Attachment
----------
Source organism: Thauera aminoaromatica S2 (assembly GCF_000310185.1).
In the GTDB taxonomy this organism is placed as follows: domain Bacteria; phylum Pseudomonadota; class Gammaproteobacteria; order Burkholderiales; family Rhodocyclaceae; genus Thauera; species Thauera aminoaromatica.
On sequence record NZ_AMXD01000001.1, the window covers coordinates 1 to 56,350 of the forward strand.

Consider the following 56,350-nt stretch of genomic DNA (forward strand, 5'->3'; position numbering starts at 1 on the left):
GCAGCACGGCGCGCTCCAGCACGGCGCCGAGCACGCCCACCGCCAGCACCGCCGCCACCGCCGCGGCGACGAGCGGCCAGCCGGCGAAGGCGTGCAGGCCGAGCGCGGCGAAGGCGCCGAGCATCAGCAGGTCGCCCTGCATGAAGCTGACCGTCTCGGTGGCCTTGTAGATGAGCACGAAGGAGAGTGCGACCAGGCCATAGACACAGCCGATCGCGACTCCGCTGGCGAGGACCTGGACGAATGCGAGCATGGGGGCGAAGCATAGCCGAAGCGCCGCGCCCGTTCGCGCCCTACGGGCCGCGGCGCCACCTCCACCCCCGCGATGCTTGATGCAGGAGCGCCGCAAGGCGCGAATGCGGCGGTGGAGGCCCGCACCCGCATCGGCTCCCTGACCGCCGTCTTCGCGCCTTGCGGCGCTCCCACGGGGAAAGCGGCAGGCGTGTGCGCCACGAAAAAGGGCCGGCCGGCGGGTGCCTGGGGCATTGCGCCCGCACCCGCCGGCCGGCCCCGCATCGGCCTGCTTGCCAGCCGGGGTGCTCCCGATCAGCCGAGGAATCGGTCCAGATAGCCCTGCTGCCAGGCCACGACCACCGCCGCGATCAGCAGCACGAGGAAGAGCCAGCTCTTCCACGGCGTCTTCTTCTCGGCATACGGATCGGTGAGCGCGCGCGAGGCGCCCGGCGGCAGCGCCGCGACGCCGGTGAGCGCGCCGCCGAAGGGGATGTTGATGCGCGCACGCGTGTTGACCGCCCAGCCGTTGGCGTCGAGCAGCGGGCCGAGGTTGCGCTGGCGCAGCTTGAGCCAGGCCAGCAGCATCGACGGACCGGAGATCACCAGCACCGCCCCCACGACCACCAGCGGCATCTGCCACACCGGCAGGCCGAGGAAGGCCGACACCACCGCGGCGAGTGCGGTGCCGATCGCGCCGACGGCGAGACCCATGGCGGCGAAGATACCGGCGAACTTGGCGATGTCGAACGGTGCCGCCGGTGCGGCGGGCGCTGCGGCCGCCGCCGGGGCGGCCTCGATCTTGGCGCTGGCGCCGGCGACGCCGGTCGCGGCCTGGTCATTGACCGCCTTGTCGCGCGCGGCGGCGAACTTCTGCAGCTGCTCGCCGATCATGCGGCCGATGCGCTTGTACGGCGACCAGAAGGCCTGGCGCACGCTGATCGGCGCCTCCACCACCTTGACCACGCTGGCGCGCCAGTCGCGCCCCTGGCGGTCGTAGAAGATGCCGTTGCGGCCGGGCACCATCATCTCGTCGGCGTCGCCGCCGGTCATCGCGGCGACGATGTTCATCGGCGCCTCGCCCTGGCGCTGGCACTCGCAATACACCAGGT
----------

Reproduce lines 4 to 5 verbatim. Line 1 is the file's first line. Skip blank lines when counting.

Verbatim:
Consider the following 56,350-nt stretch of genomic DNA (forward strand, 5'->3'; position numbering starts at 1 on the left):
GCAGCACGGCGCGCTCCAGCACGGCGCCGAGCACGCCCACCGCCAGCACCGCCGCCACCGCCGCGGCGACGAGCGGCCAGCCGGCGAAGGCGTGCAGGCCGAGCGCGGCGAAGGCGCCGAGCATCAGCAGGTCGCCCTGCATGAAGCTGACCGTCTCGGTGGCCTTGTAGATGAGCACGAAGGAGAGTGCGACCAGGCCATAGACACAGCCGATCGCGACTCCGCTGGCGAGGACCTGGACGAATGCGAGCATGGGGGCGAAGCATAGCCGAAGCGCCGCGCCCGTTCGCGCCCTACGGGCCGCGGCGCCACCTCCACCCCCGCGATGCTTGATGCAGGAGCGCCGCAAGGCGCGAATGCGGCGGTGGAGGCCCGCACCCGCATCGGCTCCCTGACCGCCGTCTTCGCGCCTTGCGGCGCTCCCACGGGGAAAGCGGCAGGCGTGTGCGCCACGAAAAAGGGCCGGCCGGCGGGTGCCTGGGGCATTGCGCCCGCACCCGCCGGCCGGCCCCGCATCGGCCTGCTTGCCAGCCGGGGTGCTCCCGATCAGCCGAGGAATCGGTCCAGATAGCCCTGCTGCCAGGCCACGACCACCGCCGCGATCAGCAGCACGAGGAAGAGCCAGCTCTTCCACGGCGTCTTCTTCTCGGCATACGGATCGGTGAGCGCGCGCGAGGCGCCCGGCGGCAGCGCCGCGACGCCGGTGAGCGCGCCGCCGAAGGGGATGTTGATGCGCGCACGCGTGTTGACCGCCCAGCCGTTGGCGTCGAGCAGCGGGCCGAGGTTGCGCTGGCGCAGCTTGAGCCAGGCCAGCAGCATCGACGGACCGGAGATCACCAGCACCGCCCCCACGACCACCAGCGGCATCTGCCACACCGGCAGGCCGAGGAAGGCCGACACCACCGCGGCGAGTGCGGTGCCGATCGCGCCGACGGCGAGACCCATGGCGGCGAAGATACCGGCGAACTTGGCGATGTCGAACGGTGCCGCCGGTGCGGCGGGCGCTGCGGCCGCCGCCGGGGCGGCCTCGATCTTGGCGCTGGCGCCGGCGACGCCGGTCGCGGCCTGGTCATTGACCGCCTTGTCGCGCGCGGCGGCGAACTTCTGCAGCTGCTCGCCGATCATGCGGCCGATGCGCTTGTACGGCGACCAGAAGGCCTGGCGCACGCTGATCGGCGCCTCCACCACCTTGACCACGCTGGCGCGCCAGTCGCGCCCCTGGCGGTCGTAGAAGATGCCGTTGCGGCCGGGCACCATCATCTCGTCGGCGTCGCCGCCGGTCATCGCGGCGACGATGTTCATCGGCGCCTCGCCCTGGCGCTGGCACTCGCAATACACCAGGT